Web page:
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I've been working on a generic 2d tile style game. Currently In my main thread I have a loop that just goes as fast as it possibly can and calls the repaint method of a JPanel that is in another class which handles the game stuff. It looks like this:

public class Main {
    public static void main(String[] args) {
        Island test = new Island();
        while(true) {

getCanvas() just returns the JPanel.

Currently this has done what I've wanted, now that I've started adding movement for a player and obviously I don't want to move him across the screen as fast as I possibly can. So I have an input map and action map in my Island class and that detects the key presses and releases and tells my player class which keys are being held. I then move my player about inside the player class with a swing timer that calls every 10ms. So I guess this is like my game tick, my game will make frames as fast as it possibly can and then the game does all its logic stuff 100 times a second, I will be adding more to the gamelogic of course, not just movement.

After doing some research it would appear a swing timer isn't the best way of doing this as it is designed for doing small tasks and for swing tasks. So I guess my question is, is it sensible to make my frames the way I am in my main method, and what would be a good way of getting my game to tick reliably every 10ms or whatever? I've had a few ideas, like maybe I should make a new thread that handles the game logic and use the System.getnanotime or whatever its called to measure the time taken to do a tick and then do a wee thread.sleep for however long it is until we reach 10ms and then repeat.

I am happy to post more code if you want :), and thanks in advance.

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2 Answers 2

up vote 3 down vote accepted

A standard way of doing this is in a Thread. Heres a standard game barebones game thread

public class GameThread implements Runnable {
    private Thread runThread;
    private boolean running = false;
    private boolean paused = false;
    public GameThread() {

    public void start() {
        running = true;
        paused = false;
        if(runThread == null || !runThread.isAlive())
            runThread = new Thread(this);
        else if(runThread.isAlive())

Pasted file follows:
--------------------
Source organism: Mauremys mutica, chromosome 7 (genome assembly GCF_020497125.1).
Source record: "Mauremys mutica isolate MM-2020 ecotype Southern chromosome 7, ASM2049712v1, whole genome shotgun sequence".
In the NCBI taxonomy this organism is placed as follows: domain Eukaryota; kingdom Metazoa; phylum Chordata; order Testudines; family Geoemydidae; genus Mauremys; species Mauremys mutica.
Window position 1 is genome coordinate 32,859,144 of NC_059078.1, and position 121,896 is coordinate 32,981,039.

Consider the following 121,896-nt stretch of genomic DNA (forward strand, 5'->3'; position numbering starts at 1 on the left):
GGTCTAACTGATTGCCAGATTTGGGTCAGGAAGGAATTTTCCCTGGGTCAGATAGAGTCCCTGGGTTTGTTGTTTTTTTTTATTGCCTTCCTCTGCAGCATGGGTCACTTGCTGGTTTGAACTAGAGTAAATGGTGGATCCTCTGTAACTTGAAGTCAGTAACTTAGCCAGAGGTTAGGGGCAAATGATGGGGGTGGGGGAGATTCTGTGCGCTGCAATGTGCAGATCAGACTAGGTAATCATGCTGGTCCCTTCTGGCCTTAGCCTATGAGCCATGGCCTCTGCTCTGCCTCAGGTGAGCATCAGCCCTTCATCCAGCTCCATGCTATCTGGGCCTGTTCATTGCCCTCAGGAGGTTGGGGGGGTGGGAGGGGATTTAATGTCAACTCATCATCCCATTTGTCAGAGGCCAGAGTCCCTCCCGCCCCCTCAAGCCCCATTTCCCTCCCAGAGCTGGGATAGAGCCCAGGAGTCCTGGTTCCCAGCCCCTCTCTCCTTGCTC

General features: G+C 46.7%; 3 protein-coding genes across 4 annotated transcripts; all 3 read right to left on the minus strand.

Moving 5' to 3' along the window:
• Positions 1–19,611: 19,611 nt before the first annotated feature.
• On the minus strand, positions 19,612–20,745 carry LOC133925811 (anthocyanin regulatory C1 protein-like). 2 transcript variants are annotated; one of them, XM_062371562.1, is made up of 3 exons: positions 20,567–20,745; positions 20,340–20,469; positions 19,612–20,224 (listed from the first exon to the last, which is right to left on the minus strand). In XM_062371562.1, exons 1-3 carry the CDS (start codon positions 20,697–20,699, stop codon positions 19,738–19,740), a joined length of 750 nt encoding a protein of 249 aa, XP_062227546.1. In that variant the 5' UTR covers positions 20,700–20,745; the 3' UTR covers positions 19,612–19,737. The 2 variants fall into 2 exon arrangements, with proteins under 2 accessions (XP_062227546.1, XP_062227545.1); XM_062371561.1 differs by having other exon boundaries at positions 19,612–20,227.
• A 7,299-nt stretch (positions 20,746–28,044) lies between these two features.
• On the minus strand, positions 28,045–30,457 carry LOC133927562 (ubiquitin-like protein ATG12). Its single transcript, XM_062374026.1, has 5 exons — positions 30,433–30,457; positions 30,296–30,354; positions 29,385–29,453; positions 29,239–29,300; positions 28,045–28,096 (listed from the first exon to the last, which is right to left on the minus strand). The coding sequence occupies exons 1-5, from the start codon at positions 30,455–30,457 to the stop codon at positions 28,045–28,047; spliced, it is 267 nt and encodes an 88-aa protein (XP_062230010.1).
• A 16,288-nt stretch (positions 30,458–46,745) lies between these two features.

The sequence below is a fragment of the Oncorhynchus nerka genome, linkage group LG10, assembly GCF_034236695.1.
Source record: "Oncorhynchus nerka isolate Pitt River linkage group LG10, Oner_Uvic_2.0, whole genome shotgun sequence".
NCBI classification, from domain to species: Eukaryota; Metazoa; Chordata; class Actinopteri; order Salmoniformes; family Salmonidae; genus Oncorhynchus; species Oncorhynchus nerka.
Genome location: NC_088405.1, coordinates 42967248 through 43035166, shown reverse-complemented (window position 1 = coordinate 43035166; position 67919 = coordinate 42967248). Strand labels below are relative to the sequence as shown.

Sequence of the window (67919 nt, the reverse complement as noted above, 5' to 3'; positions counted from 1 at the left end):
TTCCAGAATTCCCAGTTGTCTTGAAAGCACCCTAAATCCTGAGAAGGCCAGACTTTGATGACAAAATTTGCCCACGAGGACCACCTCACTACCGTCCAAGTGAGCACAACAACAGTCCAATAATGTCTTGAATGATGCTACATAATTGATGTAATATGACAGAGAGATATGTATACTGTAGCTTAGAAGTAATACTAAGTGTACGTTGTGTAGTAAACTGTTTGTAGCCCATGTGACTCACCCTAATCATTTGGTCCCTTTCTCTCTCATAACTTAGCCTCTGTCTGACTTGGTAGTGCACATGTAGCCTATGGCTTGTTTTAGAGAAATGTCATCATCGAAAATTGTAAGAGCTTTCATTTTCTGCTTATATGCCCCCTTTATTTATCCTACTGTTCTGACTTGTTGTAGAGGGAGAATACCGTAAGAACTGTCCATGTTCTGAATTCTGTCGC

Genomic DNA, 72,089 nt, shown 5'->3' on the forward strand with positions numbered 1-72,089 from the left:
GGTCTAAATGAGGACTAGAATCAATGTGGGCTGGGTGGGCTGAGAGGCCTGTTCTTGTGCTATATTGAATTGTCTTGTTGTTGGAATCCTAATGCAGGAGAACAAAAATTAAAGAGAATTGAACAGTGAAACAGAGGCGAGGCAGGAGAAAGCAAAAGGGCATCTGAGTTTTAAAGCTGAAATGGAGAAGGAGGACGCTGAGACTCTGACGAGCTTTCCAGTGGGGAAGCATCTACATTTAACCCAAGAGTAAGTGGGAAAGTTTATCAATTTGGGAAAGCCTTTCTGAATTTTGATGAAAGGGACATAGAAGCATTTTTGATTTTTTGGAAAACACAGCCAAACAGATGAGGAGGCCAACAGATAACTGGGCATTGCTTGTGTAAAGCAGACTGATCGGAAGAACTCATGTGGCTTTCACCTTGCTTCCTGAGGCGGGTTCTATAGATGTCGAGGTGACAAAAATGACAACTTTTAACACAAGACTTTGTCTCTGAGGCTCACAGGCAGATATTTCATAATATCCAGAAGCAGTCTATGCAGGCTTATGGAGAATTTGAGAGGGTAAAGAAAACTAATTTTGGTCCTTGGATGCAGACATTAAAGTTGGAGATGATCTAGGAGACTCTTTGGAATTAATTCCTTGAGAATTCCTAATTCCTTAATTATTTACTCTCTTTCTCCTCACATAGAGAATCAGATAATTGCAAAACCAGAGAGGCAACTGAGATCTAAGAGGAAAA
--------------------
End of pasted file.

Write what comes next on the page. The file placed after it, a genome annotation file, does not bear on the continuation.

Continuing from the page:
throw new IllegalStateException("Thread already started.");

    public void stop() {
        if(runThread == null)
            throw new IllegalStateException("Thread not started.");
        synchronized (runThread) {
            try {
                running = false;
            } catch (InterruptedException e) {

    public void pause() {
        if(runThread == null)
            throw new IllegalStateException("Thread not started.");
        synchronized (runThread) {
            paused = true;

    public void resume() {
        if(runThread == null)
            throw new IllegalStateException("Thread not started.");
        synchronized (runThread) {
            paused = false;

    public void run() {
        long sleep = 0, before;
        while(running) {
            // get the time before we do our game logic
            before = System.currentTimeMillis();
            // move player and do all game logic
            try {
                // sleep for 100 - how long it took us to do our game logic
                sleep = 100-(System.currentTimeMillis()-before);
                Thread.sleep(sleep > 0 ? sleep : 0);
            } catch (InterruptedException ex) {
            synchronized (runThread) {
                if(paused) {
                    try {
                    } catch (InterruptedException e) {
        paused = false;

Note you will need to call gameThead.start() to start your game!

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This looks like just what I was after! I have just finished implementing it, however it is not working exactly as intended. I think it is simply running extremely quickly and so I just go zooming of the map, what I have is basic so I don't detect edges of the map yet. I will respond shortly after more tweaking, but thank you for now! :) –  Iain May 3 '13 at 18:08
Just a quick question, shouldn't it be runThread.sleep() or is that now how this works? –  Iain May 3 '13 at 18:15
Thread.sleep is a static method that acts on whatever thread happens to execute that line of code. –  Philip Whitehouse May 3 '13 at 18:19
Thank you, I have fixed my issues and now it works perfectly, I had to do "sleep = 100-(System.currentTimeMillis()-before);" to get it to work –  Iain May 3 '13 at 19:20
@Iain Don't forget to check if System.currentTimeMillis()-before is greater than 100 –  nullptr May 3 '13 at 19:28

Creating a good (windowed app) gameloop without eating CPU 100% is actually a very tricky task. Sidescroll animating a sprite with constant speed easily introduces jerkiness if there is one to be seen.